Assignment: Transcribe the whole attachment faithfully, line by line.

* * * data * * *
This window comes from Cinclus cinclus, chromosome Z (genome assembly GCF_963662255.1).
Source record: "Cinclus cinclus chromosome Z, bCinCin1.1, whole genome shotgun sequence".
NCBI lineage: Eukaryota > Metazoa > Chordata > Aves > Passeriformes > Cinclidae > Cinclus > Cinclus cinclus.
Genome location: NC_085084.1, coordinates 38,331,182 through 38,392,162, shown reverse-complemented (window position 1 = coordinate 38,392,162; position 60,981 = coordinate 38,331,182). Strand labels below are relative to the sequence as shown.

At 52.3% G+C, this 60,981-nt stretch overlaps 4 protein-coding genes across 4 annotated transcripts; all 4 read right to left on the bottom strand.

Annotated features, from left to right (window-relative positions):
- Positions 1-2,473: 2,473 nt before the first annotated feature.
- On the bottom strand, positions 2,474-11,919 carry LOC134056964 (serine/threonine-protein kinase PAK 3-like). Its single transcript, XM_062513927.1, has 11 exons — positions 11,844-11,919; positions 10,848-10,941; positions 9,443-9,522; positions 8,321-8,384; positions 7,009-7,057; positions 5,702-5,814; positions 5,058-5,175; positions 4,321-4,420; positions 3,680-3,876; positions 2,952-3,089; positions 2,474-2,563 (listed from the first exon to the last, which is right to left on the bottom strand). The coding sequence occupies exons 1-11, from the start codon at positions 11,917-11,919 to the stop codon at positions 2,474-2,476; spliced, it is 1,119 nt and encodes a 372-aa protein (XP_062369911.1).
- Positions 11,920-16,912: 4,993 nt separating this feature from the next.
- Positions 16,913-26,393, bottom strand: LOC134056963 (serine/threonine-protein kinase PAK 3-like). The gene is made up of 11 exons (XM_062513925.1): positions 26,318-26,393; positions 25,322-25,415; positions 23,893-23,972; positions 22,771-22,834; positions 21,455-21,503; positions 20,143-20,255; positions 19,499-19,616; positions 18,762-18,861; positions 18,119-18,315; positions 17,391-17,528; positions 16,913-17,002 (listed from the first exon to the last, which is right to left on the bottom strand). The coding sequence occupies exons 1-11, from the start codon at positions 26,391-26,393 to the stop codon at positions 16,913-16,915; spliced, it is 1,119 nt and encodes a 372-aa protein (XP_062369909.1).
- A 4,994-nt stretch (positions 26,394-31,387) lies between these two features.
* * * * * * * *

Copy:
This window comes from Cinclus cinclus, chromosome Z (genome assembly GCF_963662255.1).
Source record: "Cinclus cinclus chromosome Z, bCinCin1.1, whole genome shotgun sequence".
NCBI lineage: Eukaryota > Metazoa > Chordata > Aves > Passeriformes > Cinclidae > Cinclus > Cinclus cinclus.
Genome location: NC_085084.1, coordinates 38,331,182 through 38,392,162, shown reverse-complemented (window position 1 = coordinate 38,392,162; position 60,981 = coordinate 38,331,182). Strand labels below are relative to the sequence as shown.

At 52.3% G+C, this 60,981-nt stretch overlaps 4 protein-coding genes across 4 annotated transcripts; all 4 read right to left on the bottom strand.

Annotated features, from left to right (window-relative positions):
- Positions 1-2,473: 2,473 nt before the first annotated feature.
- On the bottom strand, positions 2,474-11,919 carry LOC134056964 (serine/threonine-protein kinase PAK 3-like). Its single transcript, XM_062513927.1, has 11 exons — positions 11,844-11,919; positions 10,848-10,941; positions 9,443-9,522; positions 8,321-8,384; positions 7,009-7,057; positions 5,702-5,814; positions 5,058-5,175; positions 4,321-4,420; positions 3,680-3,876; positions 2,952-3,089; positions 2,474-2,563 (listed from the first exon to the last, which is right to left on the bottom strand). The coding sequence occupies exons 1-11, from the start codon at positions 11,917-11,919 to the stop codon at positions 2,474-2,476; spliced, it is 1,119 nt and encodes a 372-aa protein (XP_062369911.1).
- Positions 11,920-16,912: 4,993 nt separating this feature from the next.
- Positions 16,913-26,393, bottom strand: LOC134056963 (serine/threonine-protein kinase PAK 3-like). The gene is made up of 11 exons (XM_062513925.1): positions 26,318-26,393; positions 25,322-25,415; positions 23,893-23,972; positions 22,771-22,834; positions 21,455-21,503; positions 20,143-20,255; positions 19,499-19,616; positions 18,762-18,861; positions 18,119-18,315; positions 17,391-17,528; positions 16,913-17,002 (listed from the first exon to the last, which is right to left on the bottom strand). The coding sequence occupies exons 1-11, from the start codon at positions 26,391-26,393 to the stop codon at positions 16,913-16,915; spliced, it is 1,119 nt and encodes a 372-aa protein (XP_062369909.1).
- A 4,994-nt stretch (positions 26,394-31,387) lies between these two features.